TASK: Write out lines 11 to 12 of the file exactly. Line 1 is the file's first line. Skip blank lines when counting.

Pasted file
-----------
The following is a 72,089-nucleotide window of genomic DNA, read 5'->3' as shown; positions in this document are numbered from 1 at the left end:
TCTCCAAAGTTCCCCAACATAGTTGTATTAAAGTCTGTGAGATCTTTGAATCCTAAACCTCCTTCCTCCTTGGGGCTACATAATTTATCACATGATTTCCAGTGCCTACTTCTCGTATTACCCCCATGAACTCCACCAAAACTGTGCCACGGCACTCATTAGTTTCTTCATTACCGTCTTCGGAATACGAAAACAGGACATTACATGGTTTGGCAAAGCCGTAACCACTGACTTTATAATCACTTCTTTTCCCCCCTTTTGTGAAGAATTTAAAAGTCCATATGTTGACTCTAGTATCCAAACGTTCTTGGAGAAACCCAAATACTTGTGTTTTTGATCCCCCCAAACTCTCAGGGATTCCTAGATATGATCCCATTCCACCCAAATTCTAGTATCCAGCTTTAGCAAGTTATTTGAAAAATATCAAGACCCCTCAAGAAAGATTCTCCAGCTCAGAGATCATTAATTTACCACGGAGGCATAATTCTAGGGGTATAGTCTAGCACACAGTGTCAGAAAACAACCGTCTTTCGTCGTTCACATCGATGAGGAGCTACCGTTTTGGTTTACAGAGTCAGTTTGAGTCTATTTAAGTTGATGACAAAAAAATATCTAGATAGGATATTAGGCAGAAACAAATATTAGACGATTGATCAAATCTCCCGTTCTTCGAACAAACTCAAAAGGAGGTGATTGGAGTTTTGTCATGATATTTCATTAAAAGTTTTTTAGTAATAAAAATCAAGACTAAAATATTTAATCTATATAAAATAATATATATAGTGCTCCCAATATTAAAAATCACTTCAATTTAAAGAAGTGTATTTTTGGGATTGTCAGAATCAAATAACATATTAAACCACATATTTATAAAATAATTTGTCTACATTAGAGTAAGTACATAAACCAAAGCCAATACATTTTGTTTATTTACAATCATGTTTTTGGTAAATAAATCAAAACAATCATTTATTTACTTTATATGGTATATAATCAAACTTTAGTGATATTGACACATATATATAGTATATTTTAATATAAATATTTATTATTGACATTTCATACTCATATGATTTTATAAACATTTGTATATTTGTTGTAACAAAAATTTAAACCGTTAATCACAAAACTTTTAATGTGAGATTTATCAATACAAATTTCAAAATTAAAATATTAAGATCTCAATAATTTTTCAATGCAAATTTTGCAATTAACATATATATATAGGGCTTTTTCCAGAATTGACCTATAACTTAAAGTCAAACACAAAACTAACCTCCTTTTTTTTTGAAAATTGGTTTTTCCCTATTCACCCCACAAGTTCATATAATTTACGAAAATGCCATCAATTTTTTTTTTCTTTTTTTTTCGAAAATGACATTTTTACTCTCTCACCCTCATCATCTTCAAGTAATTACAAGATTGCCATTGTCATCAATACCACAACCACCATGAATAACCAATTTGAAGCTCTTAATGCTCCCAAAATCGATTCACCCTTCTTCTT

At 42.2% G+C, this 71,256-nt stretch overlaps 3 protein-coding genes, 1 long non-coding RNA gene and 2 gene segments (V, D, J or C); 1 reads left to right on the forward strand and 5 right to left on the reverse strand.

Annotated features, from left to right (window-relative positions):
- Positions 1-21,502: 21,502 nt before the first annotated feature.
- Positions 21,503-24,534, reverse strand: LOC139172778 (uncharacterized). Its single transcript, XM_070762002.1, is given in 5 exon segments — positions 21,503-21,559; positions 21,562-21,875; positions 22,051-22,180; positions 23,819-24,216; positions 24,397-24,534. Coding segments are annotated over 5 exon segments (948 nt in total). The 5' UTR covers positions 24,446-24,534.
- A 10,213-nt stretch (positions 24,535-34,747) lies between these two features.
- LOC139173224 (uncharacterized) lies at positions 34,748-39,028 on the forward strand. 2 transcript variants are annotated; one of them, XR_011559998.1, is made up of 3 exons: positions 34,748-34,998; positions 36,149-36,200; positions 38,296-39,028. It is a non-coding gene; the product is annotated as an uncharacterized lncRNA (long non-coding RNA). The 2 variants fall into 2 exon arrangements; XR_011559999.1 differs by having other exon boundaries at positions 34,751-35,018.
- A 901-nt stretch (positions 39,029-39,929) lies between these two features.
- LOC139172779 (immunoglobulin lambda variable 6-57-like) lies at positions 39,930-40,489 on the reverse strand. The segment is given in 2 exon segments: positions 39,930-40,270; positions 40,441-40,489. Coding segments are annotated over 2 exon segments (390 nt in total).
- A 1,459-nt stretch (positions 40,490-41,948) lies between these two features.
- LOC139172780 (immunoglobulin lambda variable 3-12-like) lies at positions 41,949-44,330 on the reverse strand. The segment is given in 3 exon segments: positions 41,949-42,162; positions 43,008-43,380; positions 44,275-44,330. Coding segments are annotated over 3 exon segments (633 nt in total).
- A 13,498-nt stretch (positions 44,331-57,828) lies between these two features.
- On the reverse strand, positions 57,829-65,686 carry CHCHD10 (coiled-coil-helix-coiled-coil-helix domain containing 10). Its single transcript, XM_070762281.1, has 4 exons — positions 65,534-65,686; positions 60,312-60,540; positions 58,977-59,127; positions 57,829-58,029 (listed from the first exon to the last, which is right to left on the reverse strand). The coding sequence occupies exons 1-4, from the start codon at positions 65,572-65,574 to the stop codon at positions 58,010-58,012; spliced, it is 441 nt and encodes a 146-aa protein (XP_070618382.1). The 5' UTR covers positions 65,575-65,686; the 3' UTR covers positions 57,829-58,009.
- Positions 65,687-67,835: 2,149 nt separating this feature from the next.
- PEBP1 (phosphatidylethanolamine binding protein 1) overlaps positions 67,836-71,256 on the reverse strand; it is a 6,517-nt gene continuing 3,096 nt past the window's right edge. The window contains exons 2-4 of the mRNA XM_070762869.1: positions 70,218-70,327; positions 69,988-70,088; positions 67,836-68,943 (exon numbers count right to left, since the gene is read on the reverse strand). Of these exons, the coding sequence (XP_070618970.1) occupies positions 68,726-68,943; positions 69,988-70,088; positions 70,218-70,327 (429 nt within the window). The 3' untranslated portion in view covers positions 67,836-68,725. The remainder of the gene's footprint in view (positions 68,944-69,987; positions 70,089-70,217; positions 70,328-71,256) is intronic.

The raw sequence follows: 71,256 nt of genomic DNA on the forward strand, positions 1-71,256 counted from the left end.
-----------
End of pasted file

- A 1,459-nt stretch (positions 40,490-41,948) lies between these two features.
- LOC139172780 (immunoglobulin lambda variable 3-12-like) lies at positions 41,949-44,330 on the reverse strand. The segment is given in 3 exon segments: positions 41,949-42,162; positions 43,008-43,380; positions 44,275-44,330. Coding segments are annotated over 3 exon segments (633 nt in total).